One of my favorite songs from a musical is “Tradition” from Fiddler on the Roof. I love how the song lyrics talk about the roles of the Mamas and Papas, the daughters and sons. I also love the idea that, even as children, when we have no idea why we participate in certain customs, we build memories of togetherness that tie us to the family and friends who share in our ways. Traditions remind us of who we are and where we’ve come from. They bring to mind those who came before us, those who loved us enough to share their unique spirits, in hopes that we would carry on their traditions when they were gone.
And we do.
Italians, like other cultures, have so many traditions. Some customs may seem superstitious – burying a statue of St. Joseph in the yard when you’re trying to sell your house or wearing a special golden horn around your neck to ward off the evil eye. My grandmother used to say you should bury a potato to make your warts go away. I wish she were here today so I could ask her about that one.
One custom my family has upheld since long before I was born is making homemade ravioli for Thanksgiving. My Nana - Amelia Parmigiani, my mom, and her sister would get together some time in November to make “the ravs.” My grandmother was a strong lady. My mom always talks about how she made the dough and rolled it out by hand to pasta thickness – which is pretty thin and not an easy task when you have that much dough.
What I remember most is the three of them, all talking at once (one louder than the other,) while they worked to make one of the most special family recipes we have. They’d fight over whether someone was making the ravioli too big or using too much filling. My grandmother would taste the raw filling and sometimes declare it too cheesy or too salty. Now that my grandmother and Aunt Ceil are gone, we make the ravioli at my house, and my mother inevitably forgets the juice glasses we use to cut the ravs. She always runs back home to get the special glasses, because God forbid we use something that’s a tenth of an inch off. That would change the size of the ravs, and that is a no-no. Nana Parmigiani and Aunt Ceil always come up in conversation, and I’m sure they’re smiling down on us as we roll, fill, cut, and press. They’re probably critiquing our form, and I can bet my bottom dollar that they’re shaking their heads at all the kids around my kitchen island. When I was a kid, I was not invited to the pasta-making party. It was serious business, and I was told to skedaddle. Now, we include all of the grand-daughters in the process. My kids have been making ravioli since they were one year old, as has my eighteen-year old niece, Cassie. After years of itching for the superstar role, Cassie’s now the leading lady of the pasta machine, rolling out the dough sheets like a pro.
“The ravs” are the most coveted dish at our Thanksgiving table. We eat turkey and all of the traditional American fare as well, but our ravioli are the piece de resistance. Every year, my mom worries that we won’t have enough, but we always do. Maybe someone’s looking down on us from above, making sure we have just what we need.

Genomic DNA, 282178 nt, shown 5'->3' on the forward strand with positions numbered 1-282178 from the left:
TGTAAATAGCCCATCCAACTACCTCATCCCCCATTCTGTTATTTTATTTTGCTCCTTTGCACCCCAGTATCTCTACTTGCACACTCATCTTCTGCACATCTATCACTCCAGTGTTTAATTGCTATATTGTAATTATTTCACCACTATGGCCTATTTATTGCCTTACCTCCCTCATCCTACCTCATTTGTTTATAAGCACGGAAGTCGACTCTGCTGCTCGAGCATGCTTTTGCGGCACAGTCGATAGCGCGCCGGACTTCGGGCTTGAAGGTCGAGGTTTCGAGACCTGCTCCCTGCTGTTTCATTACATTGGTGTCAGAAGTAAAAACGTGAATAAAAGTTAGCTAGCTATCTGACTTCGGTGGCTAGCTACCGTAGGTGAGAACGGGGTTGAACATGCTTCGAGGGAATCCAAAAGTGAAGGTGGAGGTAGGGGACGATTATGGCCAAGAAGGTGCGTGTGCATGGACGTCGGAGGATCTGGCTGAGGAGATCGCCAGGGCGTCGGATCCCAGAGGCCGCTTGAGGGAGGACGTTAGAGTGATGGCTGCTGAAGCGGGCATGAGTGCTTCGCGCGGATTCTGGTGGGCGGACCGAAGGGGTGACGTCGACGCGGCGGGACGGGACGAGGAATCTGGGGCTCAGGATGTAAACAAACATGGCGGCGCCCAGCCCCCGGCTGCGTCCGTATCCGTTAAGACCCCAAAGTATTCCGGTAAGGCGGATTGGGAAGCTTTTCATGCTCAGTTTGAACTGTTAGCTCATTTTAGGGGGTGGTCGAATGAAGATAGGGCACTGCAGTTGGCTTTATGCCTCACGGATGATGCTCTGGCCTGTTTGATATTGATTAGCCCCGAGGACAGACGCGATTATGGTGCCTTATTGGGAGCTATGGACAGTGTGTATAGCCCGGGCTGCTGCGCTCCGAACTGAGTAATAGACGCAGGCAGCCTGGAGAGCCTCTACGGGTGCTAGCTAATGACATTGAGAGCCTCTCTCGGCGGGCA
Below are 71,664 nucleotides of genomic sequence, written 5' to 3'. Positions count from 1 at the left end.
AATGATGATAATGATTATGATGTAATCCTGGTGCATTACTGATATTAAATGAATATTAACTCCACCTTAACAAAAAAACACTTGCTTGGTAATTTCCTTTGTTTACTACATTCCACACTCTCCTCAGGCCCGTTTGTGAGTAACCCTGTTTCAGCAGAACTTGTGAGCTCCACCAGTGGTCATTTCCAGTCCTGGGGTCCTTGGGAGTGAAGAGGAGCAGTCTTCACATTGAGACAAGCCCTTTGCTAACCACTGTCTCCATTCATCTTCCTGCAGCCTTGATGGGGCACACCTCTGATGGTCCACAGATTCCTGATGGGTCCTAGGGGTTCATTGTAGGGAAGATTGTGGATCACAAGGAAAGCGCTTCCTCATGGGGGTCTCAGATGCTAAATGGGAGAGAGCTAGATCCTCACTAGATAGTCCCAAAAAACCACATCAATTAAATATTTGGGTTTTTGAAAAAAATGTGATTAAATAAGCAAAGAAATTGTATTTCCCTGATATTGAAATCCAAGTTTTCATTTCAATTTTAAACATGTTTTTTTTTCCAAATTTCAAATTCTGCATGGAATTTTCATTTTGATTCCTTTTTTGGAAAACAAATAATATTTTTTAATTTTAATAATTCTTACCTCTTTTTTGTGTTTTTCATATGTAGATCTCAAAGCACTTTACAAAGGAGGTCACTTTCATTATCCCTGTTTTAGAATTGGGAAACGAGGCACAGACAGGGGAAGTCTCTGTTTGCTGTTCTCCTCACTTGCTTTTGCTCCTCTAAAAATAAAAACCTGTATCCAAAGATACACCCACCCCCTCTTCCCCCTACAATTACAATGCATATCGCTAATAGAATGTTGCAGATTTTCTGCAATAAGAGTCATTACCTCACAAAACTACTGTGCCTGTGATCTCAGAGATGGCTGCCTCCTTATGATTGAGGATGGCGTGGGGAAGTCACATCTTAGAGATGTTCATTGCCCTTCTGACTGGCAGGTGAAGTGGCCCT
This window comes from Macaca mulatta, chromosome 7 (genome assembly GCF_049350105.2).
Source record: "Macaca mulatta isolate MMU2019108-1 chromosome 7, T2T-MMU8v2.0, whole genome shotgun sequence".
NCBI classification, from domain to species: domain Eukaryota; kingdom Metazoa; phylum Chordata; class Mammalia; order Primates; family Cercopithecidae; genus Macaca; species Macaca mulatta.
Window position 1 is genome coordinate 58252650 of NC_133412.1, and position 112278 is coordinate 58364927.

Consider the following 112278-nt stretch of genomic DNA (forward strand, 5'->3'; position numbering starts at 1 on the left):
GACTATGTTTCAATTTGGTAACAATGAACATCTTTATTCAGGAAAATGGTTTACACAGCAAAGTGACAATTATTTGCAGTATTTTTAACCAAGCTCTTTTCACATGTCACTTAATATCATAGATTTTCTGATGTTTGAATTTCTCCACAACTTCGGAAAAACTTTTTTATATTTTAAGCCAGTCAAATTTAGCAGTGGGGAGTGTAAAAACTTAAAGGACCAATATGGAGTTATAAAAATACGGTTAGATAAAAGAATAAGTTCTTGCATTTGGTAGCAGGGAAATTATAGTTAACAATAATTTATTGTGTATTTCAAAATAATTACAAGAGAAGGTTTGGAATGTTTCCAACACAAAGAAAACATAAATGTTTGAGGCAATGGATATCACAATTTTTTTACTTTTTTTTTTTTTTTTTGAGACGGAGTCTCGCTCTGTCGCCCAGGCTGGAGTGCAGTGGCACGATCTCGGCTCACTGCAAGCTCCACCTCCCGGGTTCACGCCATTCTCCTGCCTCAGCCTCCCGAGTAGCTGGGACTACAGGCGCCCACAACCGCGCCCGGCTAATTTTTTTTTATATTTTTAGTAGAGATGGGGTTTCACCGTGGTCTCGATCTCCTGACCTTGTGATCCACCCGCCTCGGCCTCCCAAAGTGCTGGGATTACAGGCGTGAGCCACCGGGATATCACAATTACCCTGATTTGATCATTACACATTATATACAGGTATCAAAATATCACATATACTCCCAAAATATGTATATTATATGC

My Nana Parmigiani could make homemade noodles in her sleep. She didn’t have a food processor or a pasta machine. She had a rolling pin, a big wooden board, and some serious upper-body strength. I was lucky enough to have my Nana live with us during my teenage years. She was a special lady, always ready for a good laugh or a heart-to-heart chat, always there to spice things up in the kitchen. My brother and I loved her homemade macaroni, but I never picked up the recipe.
Last weekend, when we made the ravs, we had leftover dough, as usual. As we have in the past, we used it to make some homemade noodles for the kids’ lunch. What a treat. A few days later, I was getting ready to make a pot of chicken soup for my Shaia who was home sick from school. She said to me - ”Mom, let’s make homemade noodles for the soup.” I didn’t really feel like going through all the trouble, especially with a broken dishwasher. I imagined it to be a mess, and I told Shaia that I didn’t have the recipe.
“3 eggs, 3 cups of flour and some salt,” she said matter of factly. “A little olive oil too. And you add water as you need it to get the dough to come together.”
Bug-eyed, I asked her. “How did you know that?”
“I watched Nunny,” she said.
In that moment, I was so glad I included my kids around the kitchen island to help make the ravioli.
Sure enough, Shaia was right on the recipe. The noodles were perfect, even if they were a bit thick. Next time we will roll them a little thinner. It wasn’t that messy. I’ve included some pics of Shaia watching my mom, intently, as she makes the dough for the ravioli and also some of our homemade soup noodle day.
Here’s the recipe:
A pinch of salt
1T olive oil.
1/8 to 1/4 C water
Combine eggs flour and salt in food processor. Turn it on and drizzle oil in as it’s mixing. Add water by the tablespoon until the dough comes together like a ball inside the machine. Take the dough out and work it with your hands into a smooth ball.
Flour your work surface.
Cut the dough into pieces that are a good size for you to roll into sheets.
Slice the sheets into noodles of whatever size you like. We did about ½ inch thick.
Let them dry for about 30 minutes.
Note: These take much less time to cook than dry pasta. As soon as the start floating around, taste them. They will probably be done.
Visit my blog next week for the Thanksgiving ravioli recipe. My mother has given me permission to share it one here. I was shocked that she’d allow it. Her reasoning was this.
“Nobody’s gonna make it taste like ours anyway.”
She makes me laugh so much. I love her.
But, I bet you can make them if you try.
Until next week, eat happy!